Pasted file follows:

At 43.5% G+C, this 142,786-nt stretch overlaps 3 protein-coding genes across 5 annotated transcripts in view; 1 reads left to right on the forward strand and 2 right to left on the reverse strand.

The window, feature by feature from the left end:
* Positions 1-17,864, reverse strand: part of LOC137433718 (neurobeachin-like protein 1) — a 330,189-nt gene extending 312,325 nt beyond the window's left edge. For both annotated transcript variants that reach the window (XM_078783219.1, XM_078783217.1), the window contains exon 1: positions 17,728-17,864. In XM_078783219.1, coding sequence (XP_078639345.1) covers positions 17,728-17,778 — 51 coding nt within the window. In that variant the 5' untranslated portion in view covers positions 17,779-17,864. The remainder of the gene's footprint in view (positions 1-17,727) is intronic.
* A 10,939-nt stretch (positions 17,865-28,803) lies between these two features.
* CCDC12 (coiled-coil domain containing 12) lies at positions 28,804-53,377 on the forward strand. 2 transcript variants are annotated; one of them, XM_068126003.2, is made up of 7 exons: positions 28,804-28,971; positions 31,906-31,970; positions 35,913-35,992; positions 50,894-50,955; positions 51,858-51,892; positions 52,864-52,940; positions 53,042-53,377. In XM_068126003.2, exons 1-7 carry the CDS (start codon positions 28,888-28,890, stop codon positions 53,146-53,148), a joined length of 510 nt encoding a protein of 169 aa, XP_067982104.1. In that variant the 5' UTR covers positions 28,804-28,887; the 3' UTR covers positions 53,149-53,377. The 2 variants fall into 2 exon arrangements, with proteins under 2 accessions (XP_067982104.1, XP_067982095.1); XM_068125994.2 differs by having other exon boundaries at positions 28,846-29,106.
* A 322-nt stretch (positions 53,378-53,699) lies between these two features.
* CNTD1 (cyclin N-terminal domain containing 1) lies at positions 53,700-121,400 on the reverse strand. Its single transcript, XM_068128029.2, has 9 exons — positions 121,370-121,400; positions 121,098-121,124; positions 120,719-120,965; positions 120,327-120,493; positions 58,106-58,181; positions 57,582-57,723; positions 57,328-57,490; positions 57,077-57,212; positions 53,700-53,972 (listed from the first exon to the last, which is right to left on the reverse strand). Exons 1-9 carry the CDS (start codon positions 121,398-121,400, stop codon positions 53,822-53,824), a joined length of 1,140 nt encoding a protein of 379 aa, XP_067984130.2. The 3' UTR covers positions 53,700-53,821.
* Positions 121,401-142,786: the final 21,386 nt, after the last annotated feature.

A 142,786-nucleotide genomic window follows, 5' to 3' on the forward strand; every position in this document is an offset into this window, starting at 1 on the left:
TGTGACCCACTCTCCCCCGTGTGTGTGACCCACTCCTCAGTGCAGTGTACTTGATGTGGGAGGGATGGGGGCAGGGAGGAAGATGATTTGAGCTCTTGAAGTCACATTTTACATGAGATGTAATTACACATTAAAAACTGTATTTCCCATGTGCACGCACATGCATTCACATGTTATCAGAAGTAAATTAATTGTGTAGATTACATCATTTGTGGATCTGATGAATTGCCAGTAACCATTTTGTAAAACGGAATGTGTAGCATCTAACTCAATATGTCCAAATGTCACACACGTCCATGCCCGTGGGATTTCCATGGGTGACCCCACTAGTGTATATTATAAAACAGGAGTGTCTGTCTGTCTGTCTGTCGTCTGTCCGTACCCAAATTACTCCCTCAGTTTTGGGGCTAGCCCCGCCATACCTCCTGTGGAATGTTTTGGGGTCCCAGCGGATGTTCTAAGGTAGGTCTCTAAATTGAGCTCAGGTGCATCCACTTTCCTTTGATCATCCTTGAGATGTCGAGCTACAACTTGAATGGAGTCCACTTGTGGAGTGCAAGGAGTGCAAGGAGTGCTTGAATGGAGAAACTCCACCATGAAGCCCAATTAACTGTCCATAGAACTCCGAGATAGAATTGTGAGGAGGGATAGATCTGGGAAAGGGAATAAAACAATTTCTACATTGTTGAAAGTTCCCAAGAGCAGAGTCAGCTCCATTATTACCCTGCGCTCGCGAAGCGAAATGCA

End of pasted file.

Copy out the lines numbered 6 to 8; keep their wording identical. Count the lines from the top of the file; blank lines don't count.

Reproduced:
* A 322-nt stretch (positions 53,378-53,699) lies between these two features.
* CNTD1 (cyclin N-terminal domain containing 1) lies at positions 53,700-121,400 on the reverse strand. Its single transcript, XM_068128029.2, has 9 exons — positions 121,370-121,400; positions 121,098-121,124; positions 120,719-120,965; positions 120,327-120,493; positions 58,106-58,181; positions 57,582-57,723; positions 57,328-57,490; positions 57,077-57,212; positions 53,700-53,972 (listed from the first exon to the last, which is right to left on the reverse strand). Exons 1-9 carry the CDS (start codon positions 121,398-121,400, stop codon positions 53,822-53,824), a joined length of 1,140 nt encoding a protein of 379 aa, XP_067984130.2. The 3' UTR covers positions 53,700-53,821.
* Positions 121,401-142,786: the final 21,386 nt, after the last annotated feature.